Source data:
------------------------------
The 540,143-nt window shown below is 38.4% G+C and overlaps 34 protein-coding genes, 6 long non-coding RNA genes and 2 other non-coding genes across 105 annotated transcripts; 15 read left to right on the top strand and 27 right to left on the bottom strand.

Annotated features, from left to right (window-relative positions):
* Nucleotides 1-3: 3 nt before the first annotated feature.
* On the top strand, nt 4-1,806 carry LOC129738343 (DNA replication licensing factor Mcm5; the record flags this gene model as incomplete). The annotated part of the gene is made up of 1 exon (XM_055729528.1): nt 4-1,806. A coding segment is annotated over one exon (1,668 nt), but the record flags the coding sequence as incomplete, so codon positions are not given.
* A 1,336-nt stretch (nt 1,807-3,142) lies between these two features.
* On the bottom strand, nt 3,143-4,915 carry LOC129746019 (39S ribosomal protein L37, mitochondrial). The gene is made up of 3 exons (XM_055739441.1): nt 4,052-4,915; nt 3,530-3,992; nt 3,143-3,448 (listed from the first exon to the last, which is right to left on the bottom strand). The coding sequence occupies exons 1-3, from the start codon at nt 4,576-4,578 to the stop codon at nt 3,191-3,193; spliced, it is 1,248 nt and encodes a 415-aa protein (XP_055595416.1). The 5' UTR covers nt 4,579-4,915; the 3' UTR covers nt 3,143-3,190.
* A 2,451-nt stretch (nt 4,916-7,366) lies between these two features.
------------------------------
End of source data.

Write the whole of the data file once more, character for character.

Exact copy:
The 540,143-nt window shown below is 38.4% G+C and overlaps 34 protein-coding genes, 6 long non-coding RNA genes and 2 other non-coding genes across 105 annotated transcripts; 15 read left to right on the top strand and 27 right to left on the bottom strand.

Annotated features, from left to right (window-relative positions):
* Nucleotides 1-3: 3 nt before the first annotated feature.
* On the top strand, nt 4-1,806 carry LOC129738343 (DNA replication licensing factor Mcm5; the record flags this gene model as incomplete). The annotated part of the gene is made up of 1 exon (XM_055729528.1): nt 4-1,806. A coding segment is annotated over one exon (1,668 nt), but the record flags the coding sequence as incomplete, so codon positions are not given.
* A 1,336-nt stretch (nt 1,807-3,142) lies between these two features.
* On the bottom strand, nt 3,143-4,915 carry LOC129746019 (39S ribosomal protein L37, mitochondrial). The gene is made up of 3 exons (XM_055739441.1): nt 4,052-4,915; nt 3,530-3,992; nt 3,143-3,448 (listed from the first exon to the last, which is right to left on the bottom strand). The coding sequence occupies exons 1-3, from the start codon at nt 4,576-4,578 to the stop codon at nt 3,191-3,193; spliced, it is 1,248 nt and encodes a 415-aa protein (XP_055595416.1). The 5' UTR covers nt 4,579-4,915; the 3' UTR covers nt 3,143-3,190.
* A 2,451-nt stretch (nt 4,916-7,366) lies between these two features.